Getting Started - Research - NICC Library at Northeast Iowa Community College
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First things first. What is your topic?

The topic of a paper or presentation is the main reason you are doing the research in the first place. So take your time and consider the following when making your choice of subject:

  • Consider what the research is for: A class? For fun? A favor for a loved one?
  • How much are you wanting or need to write? If it's a presentation, how long will you need to make it?
  • Are there specific sources you need for the assignment? (Think journals, books, etc.)
  • When does it all need to be done? How much time do you have to research?

Once you have your topic, what will be your research questions?

The best place to start is to write down what you know and what you don't know about the subject. These can help with the next part as it will help you delve deeper into the topic of choice.

Use your lists to start asking questions: Who, What, When, Where, Why? Although you may want to try and avoid yes/no questions as they tend to shorten things too much and leave many dead-ends.

When beginning your search online, keywords are a must.

Keywords are important words or concepts found in your research questions or thesis. A quick and easy way to find these is to start by looking at your nouns. When researching with keywords you don't need to 'fluff' it up, as it may garner more results of varying topics that you don't really need, while only specific words will garner more results with the specifics that you may actually need.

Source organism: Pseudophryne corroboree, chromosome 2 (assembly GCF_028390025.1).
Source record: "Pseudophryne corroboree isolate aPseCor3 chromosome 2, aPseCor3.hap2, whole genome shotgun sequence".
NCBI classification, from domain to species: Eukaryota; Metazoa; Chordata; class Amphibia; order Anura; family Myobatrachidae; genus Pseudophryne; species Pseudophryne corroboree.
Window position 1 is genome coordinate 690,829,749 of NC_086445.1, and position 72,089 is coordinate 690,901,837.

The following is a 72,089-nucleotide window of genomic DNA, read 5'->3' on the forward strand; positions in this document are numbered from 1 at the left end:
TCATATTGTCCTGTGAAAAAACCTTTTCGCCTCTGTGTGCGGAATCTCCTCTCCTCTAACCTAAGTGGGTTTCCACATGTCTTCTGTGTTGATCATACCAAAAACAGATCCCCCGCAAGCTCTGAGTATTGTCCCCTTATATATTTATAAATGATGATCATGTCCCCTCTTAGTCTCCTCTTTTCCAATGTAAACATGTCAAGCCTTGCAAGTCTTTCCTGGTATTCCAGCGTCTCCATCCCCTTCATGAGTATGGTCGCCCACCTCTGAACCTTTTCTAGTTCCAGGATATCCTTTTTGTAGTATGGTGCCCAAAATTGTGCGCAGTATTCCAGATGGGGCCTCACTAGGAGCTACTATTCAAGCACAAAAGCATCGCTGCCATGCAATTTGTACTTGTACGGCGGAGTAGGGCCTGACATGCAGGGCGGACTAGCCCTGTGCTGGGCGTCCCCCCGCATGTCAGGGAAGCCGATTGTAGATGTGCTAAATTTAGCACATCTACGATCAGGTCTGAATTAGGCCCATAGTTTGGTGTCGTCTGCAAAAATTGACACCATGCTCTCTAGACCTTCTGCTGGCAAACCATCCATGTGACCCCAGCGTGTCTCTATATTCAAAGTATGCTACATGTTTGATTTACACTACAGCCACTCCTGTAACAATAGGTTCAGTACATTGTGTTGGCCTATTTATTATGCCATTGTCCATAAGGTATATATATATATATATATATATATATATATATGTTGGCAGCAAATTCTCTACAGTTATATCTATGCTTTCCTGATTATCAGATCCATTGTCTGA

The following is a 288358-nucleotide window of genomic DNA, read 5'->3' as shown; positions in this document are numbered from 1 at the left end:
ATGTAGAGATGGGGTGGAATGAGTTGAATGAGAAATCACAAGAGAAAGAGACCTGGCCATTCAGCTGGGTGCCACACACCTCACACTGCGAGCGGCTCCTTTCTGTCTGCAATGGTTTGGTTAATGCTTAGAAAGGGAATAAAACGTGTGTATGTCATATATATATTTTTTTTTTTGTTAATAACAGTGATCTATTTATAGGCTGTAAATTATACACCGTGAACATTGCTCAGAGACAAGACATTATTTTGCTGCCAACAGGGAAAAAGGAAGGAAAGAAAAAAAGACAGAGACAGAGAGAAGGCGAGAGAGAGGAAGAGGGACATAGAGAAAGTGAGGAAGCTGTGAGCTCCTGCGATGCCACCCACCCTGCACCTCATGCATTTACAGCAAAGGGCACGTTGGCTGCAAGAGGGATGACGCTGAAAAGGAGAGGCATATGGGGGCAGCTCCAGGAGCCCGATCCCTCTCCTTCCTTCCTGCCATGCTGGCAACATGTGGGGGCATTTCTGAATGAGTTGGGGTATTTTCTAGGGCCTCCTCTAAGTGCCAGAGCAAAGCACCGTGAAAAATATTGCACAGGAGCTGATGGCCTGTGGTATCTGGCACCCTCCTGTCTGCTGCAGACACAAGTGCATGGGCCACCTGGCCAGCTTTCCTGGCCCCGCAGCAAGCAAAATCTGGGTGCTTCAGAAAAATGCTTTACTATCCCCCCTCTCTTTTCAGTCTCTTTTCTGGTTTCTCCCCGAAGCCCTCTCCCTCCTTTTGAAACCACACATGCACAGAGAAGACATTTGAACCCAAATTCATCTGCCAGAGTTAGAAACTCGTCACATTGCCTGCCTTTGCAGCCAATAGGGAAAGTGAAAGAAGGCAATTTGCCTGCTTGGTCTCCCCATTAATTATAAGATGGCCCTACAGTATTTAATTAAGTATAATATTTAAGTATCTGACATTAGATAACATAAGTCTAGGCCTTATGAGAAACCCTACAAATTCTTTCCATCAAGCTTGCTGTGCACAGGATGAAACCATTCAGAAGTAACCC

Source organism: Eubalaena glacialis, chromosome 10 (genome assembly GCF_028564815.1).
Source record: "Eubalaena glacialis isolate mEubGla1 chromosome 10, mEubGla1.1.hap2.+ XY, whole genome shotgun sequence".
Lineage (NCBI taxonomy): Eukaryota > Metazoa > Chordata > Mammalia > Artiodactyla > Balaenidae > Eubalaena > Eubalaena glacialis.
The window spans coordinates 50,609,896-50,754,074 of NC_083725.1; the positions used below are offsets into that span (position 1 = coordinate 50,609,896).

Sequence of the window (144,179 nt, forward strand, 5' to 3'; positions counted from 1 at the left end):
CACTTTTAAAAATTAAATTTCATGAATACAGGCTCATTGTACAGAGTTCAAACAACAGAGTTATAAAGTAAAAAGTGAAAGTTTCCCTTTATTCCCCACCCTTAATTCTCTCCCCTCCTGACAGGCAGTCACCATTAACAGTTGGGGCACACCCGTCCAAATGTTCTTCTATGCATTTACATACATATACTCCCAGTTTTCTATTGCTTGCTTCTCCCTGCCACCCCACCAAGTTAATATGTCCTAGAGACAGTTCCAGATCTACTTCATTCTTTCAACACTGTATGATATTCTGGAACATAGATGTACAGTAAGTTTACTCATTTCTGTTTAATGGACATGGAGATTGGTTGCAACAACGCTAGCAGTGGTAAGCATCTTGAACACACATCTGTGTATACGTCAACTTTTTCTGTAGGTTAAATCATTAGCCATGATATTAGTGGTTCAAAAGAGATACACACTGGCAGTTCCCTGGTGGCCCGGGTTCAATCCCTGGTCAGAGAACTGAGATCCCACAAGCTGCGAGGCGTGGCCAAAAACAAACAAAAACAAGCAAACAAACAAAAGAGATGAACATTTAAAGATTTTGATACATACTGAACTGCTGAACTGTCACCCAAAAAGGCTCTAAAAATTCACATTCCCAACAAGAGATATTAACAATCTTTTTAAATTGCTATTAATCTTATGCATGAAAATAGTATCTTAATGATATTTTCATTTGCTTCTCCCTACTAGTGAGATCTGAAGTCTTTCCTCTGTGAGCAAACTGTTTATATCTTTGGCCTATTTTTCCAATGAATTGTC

Where do you look for these keywords? 

  • In your research question or thesis
  • Encyclopedias that were used in background research
  • Check the bibliographies in articles and books
  • Use a thesaurus for similar words 
  • Ask your helpful librarians

Once you find your keywords, it's time for some background information.

You may be wondering why would you need background info before you even begin writing. Well, it can help you get a better understanding of the topic if you aren't familiar with it. You may find some important facts you'd like to add or look more at. This can lead to bibliographies and other sources that may be helpful in your search. And one of the best reasons: it can help refine your topic.

So where do we look for this information? 

Finally, it is time to refine your topic!

If you're finding too much information and feeling overwhelmed, your topic may be too broad. Look into ways to be more specific.

  • Time frame(s)
    • Civil War, Renaissance, the 1840s
  • Location(s)
    • Romania, the United States, etc.
  • Population(s)
    • age range, gender(s), occupation
  • Event(s)
    • government regulations related to food distribution, the storming of Normandy in WW2
  • Person or Group(s)
    • College Students, government officials

If you are getting frustrated because there is so little information, your topic might be too narrow. Try:

  • Generalize
    • Ex. If you are looking for specifics in a small town in Idaho, try looking into a larger area. (Like the county or the whole state)
  • Time Frame
    • If this topic is happening too recently, the information may not be readily available. You may want to try an alternative topic that isn't as recent.
  • Databases
    • Use more than just your familiar databases for your topic, or you may want to try a related subject to your topic to get a different viewpoint.
  • Synonyms
    • Look into the different terminology used for your subject to broaden your vocabulary and search.
  • Related
    • look into related issues that you can tie into your research.
  • Expand or Remove
    • look into your locations, group(s) of people, event(s), etc. to see if they are too narrow or too expansive that it messes up your search.